349th Night Fighter Squadron

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349th Night Fighter Squadron
349th Night Fighter Squadron YP-61 P-70.jpg
The first YP-61 Black Widow night fighter to arrive at Orlando Army Air Base, November 1943 is met by a 349th Night Fighter Squadron Douglas P-70 "Black Magic".
Active 1942–1944
Country  United States
Branch US Army Air Corps Hap Arnold Wings.svg  United States Army Air Forces
Type Operational Training Unit
Role Night Fighter Training
Garrison/HQ Orlando Army Air Base, Florida
Kissimmee Army Airfield, Florida
Hammer Army Airfield, California
Engagements World War II - American Campaign Streamer (Plain).png
World War II American Campaign
349th Night Fighter Squadron emblem 349th Night Fighter Squadron - Emblem.png

The 349th Night Fighter Squadron (349th NFS) is an inactive United States Air Force unit. Its last assignment was with the 481st Night Fighter Operational Training Group, based at Hammer Field, California. The unit was inactivated on 31 March 1944.

The squadron was one of the first dedicated Night Fighter Operational Training Squadron of the Air Force. The squadron trained newly activated night fighter squadrons who were deployed overseas into combat until its inactivation in March 1944 due to a re-alignment of training unit designations.[1]


The squadron was formed in October 1942 from elements of the 81st Fighter Squadron as part of the Army Air Force School of Applied Tactics (AAFSAT) Fighter Command School at Orlando Army Air Base, Florida. Its personnel being veteran American pilots trained by the Royal Air Force in night interception operations. It was initially equipped with three Douglas DB-7s and twenty-three Douglas P-70s. Shortages in operational flying aircraft, spare parts and other issues kept flying training very rudimentary for the squadrons first classes that graduated in December 1942.[1]

As 1943 progressed additional aircraft and equipment arrived and the program expanded. In September, the first American-built dedicated night fighter began to arrive, the Northrup YP-61 Black Widow and a few production P-61As. In January 1944 the entire program moved to Hammer Field, California and was placed under IV Fighter Command. The move placed the squadron near Northrop manufacturing facility at Hawthorne, California and most programmed P-61 squadrons were planned for operations in the Pacific and China Burma India Theaters.[1]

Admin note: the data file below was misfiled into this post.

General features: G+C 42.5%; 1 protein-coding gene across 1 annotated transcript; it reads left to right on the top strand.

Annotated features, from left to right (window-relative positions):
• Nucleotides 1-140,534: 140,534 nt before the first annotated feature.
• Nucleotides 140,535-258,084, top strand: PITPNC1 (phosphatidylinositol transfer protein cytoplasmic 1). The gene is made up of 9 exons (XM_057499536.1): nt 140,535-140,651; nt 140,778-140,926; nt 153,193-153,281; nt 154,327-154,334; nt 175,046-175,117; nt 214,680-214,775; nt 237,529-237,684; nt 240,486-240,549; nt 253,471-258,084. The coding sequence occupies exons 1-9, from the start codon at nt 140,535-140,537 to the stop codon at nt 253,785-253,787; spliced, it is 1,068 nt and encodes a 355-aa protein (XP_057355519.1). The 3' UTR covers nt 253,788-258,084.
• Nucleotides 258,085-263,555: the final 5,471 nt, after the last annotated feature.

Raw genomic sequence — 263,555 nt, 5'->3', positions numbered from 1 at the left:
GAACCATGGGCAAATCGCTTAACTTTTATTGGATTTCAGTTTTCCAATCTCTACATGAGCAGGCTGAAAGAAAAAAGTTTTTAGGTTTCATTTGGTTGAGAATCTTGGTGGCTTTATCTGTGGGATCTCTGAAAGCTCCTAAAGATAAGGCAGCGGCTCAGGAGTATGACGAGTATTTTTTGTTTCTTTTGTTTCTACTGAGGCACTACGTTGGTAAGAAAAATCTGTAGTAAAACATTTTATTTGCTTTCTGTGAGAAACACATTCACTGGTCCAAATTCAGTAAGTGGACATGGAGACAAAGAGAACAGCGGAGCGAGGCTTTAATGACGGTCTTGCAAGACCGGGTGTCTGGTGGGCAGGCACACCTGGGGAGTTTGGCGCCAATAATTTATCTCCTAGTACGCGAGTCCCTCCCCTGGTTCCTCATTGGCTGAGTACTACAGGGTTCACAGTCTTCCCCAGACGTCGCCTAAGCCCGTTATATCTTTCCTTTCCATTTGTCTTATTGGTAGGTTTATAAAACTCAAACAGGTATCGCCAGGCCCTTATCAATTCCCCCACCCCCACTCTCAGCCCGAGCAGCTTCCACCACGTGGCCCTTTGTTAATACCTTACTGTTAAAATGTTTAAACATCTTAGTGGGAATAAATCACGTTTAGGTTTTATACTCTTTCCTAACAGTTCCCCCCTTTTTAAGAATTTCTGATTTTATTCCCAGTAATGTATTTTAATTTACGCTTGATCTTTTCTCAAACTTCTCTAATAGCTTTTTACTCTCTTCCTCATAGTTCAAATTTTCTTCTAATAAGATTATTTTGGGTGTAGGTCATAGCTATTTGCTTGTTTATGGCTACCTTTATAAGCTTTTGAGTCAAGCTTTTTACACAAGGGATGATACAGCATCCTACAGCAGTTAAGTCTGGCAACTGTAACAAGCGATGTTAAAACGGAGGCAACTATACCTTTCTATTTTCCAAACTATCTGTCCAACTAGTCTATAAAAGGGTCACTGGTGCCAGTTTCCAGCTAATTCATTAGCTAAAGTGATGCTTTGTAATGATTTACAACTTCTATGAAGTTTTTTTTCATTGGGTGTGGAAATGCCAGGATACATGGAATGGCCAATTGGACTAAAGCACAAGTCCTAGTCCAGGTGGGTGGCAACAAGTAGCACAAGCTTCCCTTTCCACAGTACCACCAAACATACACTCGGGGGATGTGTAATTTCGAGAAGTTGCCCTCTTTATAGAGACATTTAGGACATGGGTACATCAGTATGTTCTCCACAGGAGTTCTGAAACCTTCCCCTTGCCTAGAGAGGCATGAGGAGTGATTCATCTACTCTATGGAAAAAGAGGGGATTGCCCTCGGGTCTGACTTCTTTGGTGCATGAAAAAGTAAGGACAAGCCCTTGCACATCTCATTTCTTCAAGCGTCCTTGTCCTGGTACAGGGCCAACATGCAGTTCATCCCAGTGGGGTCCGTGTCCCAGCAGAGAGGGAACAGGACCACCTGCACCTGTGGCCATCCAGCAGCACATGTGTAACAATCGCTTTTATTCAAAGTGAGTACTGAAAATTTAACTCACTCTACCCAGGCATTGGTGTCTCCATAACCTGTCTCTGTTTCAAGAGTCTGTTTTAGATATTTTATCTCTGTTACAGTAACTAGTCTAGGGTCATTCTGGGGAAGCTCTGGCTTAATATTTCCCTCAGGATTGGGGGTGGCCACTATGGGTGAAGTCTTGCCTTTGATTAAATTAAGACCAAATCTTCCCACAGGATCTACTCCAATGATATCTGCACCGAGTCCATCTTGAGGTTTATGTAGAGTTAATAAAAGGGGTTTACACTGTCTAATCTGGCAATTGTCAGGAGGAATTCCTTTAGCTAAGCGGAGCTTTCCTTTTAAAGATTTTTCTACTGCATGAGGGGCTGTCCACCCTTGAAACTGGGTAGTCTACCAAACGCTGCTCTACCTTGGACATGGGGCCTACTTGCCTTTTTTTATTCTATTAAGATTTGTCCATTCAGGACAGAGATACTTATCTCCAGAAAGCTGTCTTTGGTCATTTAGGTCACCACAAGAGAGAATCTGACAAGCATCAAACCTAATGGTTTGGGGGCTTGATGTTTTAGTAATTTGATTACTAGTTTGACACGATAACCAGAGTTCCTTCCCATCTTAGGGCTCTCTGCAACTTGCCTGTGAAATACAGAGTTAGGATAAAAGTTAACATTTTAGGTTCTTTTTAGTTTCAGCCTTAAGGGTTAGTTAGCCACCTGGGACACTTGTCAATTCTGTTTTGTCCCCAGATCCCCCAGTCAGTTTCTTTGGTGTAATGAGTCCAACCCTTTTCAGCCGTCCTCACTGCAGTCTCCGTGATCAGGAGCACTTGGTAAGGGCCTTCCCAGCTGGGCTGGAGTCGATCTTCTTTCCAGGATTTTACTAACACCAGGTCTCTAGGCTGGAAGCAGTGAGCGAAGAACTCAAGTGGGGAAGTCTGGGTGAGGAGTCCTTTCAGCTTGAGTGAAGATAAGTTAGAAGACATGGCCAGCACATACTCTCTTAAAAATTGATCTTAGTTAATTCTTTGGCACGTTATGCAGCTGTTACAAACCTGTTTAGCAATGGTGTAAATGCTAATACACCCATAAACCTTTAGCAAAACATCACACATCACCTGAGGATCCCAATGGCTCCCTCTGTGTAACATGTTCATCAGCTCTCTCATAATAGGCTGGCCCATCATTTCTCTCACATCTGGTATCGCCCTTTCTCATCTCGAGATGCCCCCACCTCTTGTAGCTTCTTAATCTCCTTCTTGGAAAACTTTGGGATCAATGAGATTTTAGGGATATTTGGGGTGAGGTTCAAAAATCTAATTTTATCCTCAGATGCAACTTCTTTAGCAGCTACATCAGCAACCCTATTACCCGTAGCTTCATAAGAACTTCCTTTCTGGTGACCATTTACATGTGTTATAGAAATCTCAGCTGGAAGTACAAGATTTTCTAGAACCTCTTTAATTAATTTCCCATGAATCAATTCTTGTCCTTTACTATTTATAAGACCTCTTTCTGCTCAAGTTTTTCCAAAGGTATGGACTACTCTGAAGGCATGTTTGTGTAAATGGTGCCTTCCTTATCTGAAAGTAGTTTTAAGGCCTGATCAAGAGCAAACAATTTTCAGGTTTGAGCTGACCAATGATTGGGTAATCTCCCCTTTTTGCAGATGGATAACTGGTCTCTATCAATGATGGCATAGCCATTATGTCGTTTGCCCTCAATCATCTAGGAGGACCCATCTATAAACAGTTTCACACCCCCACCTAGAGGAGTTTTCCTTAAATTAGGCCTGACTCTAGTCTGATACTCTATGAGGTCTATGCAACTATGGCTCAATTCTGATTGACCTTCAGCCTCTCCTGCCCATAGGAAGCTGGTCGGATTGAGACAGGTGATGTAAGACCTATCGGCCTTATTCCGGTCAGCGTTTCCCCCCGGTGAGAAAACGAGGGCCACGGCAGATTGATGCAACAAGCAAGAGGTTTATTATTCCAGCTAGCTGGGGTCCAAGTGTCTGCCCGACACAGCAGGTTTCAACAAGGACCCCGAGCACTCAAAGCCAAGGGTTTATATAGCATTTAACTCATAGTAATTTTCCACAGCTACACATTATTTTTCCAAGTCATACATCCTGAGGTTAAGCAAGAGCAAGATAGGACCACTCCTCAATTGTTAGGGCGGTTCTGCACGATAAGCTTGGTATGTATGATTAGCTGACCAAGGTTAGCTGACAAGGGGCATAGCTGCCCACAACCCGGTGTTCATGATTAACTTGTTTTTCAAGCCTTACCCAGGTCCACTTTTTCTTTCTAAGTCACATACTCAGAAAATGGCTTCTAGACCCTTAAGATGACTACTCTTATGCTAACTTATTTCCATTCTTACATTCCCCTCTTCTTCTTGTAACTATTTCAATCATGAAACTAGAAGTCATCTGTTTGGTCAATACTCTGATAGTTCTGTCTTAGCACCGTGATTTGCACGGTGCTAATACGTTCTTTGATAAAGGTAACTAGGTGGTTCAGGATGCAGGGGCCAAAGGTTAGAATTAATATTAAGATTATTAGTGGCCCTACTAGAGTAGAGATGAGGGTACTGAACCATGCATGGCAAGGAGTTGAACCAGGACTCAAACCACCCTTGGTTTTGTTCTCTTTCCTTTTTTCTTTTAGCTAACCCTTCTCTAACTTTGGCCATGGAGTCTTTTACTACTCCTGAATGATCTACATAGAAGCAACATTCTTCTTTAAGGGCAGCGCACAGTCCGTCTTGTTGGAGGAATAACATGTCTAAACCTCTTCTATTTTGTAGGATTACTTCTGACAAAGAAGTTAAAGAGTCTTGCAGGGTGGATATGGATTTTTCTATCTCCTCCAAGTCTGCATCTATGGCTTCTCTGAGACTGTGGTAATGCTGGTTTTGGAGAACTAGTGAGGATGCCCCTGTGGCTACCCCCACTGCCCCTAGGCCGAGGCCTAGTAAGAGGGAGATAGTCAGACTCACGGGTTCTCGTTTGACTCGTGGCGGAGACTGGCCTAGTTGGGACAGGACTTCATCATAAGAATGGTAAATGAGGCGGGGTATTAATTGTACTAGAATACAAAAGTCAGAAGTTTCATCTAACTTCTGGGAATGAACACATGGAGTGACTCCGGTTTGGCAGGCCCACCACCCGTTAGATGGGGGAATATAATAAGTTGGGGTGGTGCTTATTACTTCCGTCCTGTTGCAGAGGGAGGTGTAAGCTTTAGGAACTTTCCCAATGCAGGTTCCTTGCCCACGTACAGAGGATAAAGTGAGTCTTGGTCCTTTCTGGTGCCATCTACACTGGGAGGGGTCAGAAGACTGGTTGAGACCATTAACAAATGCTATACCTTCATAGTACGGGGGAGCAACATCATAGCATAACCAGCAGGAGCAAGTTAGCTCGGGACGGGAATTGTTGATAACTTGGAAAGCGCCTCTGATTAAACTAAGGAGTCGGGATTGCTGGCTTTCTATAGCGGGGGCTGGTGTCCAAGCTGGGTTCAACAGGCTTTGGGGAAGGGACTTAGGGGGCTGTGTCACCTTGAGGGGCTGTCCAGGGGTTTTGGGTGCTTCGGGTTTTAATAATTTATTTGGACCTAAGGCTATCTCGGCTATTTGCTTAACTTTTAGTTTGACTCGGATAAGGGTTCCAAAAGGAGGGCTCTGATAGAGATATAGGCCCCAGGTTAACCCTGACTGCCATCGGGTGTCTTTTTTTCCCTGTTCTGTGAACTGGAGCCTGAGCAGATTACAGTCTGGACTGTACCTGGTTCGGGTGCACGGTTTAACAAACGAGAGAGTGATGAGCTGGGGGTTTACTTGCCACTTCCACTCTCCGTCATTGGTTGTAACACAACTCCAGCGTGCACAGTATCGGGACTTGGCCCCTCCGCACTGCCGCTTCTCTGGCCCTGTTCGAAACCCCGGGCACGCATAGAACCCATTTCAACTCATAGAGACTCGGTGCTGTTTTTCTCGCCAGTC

In March 1944 the 348th was disbanded when the AAF found that standard military units, based on relatively inflexible tables of organization were proving less well adapted to the training mission. Accordingly, a more functional system was adopted in which each base was organized into a separate numbered unit during a reorganization of units in the United States.[2] The squadron's personnel and equipment were transferred to Squadron B of the 450th Army Air Forces Base Unit (Night Fighter Replacement Training Unit).[1]


  • Constituted 349th Night Fighter Squadron on 1 October 1942
Activated on 1 October 1942
Disbanded on 31 March 1944[3]


Attached to 481st Night Fighter Operational Training Group, 17 July 1943
  • 481st Night Fighter Operational Training Group, 26 July 1943 – 31 March 1944[3]


Aircraft Assigned[edit]

See also[edit]


 This article incorporates public domain material from the Air Force Historical Research Agency website http://www.afhra.af.mil/.

  1. ^ a b c d Northrop P-61 Black Widow—The Complete History and Combat Record, Garry R. Pape, John M. Campbell and Donna Campbell, Motorbooks International, 1991.
  2. ^ Craven, Wesley F; Cate, James L, eds. (1955). The Army Air Forces in World War II. Vol. VI, Men & Planes. Chicago, IL: University of Chicago Press. LCCN 48003657. OCLC 704158. 
  3. ^ a b c d Maurer, Maurer, ed. (1982) [1969]. Combat Squadrons of the Air Force, World War II (PDF) (reprint ed.). Washington, DC: Office of Air Force History. ISBN 0-405-12194-6. LCCN 70605402. OCLC 72556. 

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